What Bonhoeffer and Wesley would say to us is that church music must do more than move the emotions: it must feed the understanding. In doing so, it accomplishes its purpose of preparing our hearts and minds for the pinnacle of the worship service, the proclamation of the Word. We wrongly believe that the worship set should fill our hearts and the sermon should fill our heads. Corporate worship should enliven both heart and head, preparing us for a sermon which does both as well.

So, to my fellow worshippers, let's consider together whether our adoration is given to music or through music. And to those worship leaders composing church music today, God bless you – you endure enormous pressure to create "worship experiences". Consider Bonhoeffer’s message: whether your gifting runs toward hymnody or poetry, write lyrics that teach so much truth they can stand on their own. And then set them to music that magnifies their beauty. We, your congregants are slaves to our personal tastes. Teach us to crave corporately the better thing - the Word rendered luminous by song, confessed by a thousand tongues.


  1. I didn't know how you would do it, but you succeeded in drawing a line between whales and worship songs! I've been thinking a lot about this subject recently because our new church sings from hymns. The music isn't thrilling, but the lyrics are so much more rich. Honestly, I miss the thrill, but its good from me to separate my desires with what is the true point of worship - God.

  2. remember my favorite line from a recent song: "When God made you, He must've been thinking about MEEEEEE!"

  3. Great post, thanks for putting all that together. I've always considered musicians to be in a teaching role in the church. what you have said confirms that. such an important role, to be faithful to the word!

  4. Good thought provoking post. The image of Shamu was great! I agree with the fact that the liturgical depth of our worship is often found wanting. As a musician myself, I'm often torn between music that I like or words that stir me. They seldom are found together. But, I would be interested to hear what you think about increasing the quality of the music as well. I think in modern worship culture, they're both in decline. It's rare to find moments of Selah in worship anymore. Music has the ability to transcend words, and as musician and worshipper, I find it another dimension where God reveals who he is.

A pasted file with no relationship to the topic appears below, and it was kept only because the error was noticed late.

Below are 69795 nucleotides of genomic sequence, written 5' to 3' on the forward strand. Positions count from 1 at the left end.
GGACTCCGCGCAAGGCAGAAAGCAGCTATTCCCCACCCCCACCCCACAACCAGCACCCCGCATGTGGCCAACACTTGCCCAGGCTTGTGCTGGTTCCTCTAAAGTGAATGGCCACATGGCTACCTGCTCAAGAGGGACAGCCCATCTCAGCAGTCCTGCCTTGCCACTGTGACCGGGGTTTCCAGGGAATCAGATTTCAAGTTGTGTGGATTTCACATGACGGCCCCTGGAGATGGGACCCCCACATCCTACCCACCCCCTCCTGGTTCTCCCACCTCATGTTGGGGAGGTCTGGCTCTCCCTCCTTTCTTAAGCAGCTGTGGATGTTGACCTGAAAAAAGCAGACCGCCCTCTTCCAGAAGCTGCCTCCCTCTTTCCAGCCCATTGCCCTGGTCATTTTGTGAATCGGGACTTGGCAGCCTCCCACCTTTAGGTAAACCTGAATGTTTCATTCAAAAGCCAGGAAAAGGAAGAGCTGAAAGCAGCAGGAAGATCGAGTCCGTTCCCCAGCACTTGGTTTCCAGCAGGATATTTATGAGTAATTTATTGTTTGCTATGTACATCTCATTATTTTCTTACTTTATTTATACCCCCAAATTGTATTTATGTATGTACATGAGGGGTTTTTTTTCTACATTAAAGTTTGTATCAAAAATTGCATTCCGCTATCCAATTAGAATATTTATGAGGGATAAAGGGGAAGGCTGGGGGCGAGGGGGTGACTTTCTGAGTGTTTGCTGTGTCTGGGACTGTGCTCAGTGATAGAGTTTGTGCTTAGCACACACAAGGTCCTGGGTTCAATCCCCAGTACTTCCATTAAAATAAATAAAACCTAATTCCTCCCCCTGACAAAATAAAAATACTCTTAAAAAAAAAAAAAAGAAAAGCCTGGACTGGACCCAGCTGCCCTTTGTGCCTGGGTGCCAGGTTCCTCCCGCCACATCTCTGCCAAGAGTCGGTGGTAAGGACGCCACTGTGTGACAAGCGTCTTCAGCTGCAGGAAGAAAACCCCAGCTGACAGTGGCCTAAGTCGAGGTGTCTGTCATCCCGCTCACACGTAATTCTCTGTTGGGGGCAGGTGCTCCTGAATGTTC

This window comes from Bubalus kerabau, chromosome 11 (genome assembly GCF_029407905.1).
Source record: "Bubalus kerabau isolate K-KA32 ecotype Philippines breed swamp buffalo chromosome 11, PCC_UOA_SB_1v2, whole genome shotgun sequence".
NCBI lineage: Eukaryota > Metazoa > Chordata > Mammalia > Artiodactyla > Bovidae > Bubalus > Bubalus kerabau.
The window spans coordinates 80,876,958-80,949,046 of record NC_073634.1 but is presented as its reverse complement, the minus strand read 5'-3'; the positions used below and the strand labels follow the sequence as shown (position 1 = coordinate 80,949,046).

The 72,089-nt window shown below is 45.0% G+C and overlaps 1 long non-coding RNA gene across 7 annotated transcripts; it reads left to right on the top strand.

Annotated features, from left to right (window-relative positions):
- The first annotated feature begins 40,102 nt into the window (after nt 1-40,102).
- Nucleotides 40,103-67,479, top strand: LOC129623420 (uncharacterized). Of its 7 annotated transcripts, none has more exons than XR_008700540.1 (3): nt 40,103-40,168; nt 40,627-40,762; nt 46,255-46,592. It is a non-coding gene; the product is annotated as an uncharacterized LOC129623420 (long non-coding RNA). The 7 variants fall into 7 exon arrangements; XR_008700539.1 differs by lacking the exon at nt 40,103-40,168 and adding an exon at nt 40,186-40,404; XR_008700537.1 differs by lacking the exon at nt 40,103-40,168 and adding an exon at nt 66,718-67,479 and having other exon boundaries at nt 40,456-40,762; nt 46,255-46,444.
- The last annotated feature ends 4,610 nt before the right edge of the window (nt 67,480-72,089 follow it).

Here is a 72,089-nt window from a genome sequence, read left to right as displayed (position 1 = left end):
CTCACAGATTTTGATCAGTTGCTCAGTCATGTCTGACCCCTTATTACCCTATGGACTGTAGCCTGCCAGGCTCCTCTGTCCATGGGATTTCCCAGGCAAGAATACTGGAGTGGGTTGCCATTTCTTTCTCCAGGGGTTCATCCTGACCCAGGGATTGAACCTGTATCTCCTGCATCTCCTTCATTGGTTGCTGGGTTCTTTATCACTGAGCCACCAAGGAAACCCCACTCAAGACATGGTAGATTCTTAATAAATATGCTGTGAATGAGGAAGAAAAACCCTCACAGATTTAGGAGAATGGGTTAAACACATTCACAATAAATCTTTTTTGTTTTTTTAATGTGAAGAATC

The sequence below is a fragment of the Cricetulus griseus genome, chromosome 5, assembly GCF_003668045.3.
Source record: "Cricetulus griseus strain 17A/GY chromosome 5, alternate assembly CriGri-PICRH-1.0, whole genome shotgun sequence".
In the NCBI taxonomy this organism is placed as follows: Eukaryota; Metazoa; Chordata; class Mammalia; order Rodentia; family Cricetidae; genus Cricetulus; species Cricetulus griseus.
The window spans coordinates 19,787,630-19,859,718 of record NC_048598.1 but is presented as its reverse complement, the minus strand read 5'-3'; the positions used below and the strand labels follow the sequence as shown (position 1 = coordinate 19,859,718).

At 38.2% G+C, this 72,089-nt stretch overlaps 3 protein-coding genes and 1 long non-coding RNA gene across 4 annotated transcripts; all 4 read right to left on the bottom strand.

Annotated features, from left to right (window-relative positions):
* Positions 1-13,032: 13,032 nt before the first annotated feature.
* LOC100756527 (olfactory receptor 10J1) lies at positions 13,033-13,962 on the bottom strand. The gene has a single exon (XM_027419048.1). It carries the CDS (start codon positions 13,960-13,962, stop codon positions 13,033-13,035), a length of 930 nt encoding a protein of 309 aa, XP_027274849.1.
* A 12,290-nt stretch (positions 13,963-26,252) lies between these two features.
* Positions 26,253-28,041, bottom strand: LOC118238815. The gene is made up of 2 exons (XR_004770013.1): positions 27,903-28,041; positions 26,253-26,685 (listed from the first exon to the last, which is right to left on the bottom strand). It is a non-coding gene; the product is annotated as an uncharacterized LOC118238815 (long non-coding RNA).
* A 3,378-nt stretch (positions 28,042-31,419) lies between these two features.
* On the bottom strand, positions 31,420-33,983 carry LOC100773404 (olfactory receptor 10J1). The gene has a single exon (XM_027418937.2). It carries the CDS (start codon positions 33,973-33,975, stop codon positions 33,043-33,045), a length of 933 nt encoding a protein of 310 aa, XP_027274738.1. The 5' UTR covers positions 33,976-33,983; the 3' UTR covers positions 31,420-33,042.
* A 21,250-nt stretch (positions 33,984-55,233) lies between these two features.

5. Great post. Unfortunately this is not agreed upon in many churches, especially Evangelical. I think that you are right that it is getting better over the last 10-15 years. I still remember many chapel services in college going like this:

    "Yes, Lord, Yes Lord, Yes, Yes, Lord
    Yes, Lord, Yes Lord, Yes, Yes, Lord
    repeat, repeat, repeat, AMEN" (You probably know the song)

    I always felt guilty that I thought this was a pathetic attempt at song writing.

    1. You know what's so funny about that? The rest of the words of that song are pretty amazing, especially the bridge:

      "We are pressed but not crushed,
      persecuted not abandoned,
      struck down but not destroyed.
      We are blessed beyond the curse
      for His promise will endure,
      that His joy is gonna be our strength.
      Though the sorrow may last through the night,
      His joy comes in the morning."

      It's an amazing description of suffering through persecution and pain because it brings great joy in the Lord. But instead of singing those parts over and over again, we tend to sing "yes, yes, yes, yes, blah blah blah" Drives me crazy!

  6. Thank you for articulating my confused discontent. As music editor of a new psalter, this is the hardest thing to teach composers. The message is the painting; music is canvas, frame, placement in space, and lighting.
    Until very recently, "hymn" was understood to mean "metrical text" -- the music was usually interchangeable with other music of similar strophe.
    I am not opposed to "text painting," where the music and text are too closely wed to separate ("How Great Thou Art"), but the primacy is ALWAYS to the text, or it does not fulfill the biblical purpose of singing (Eph. 5, Col. 3).
    Again, thank you! I am sharing.

  7. This comment was emailed to me by a kind man who was unable to get his comment to post. He asked me to post it for him. I can relate to having "technical difficulties" with blogspot, so I am obliging his request :)...Jen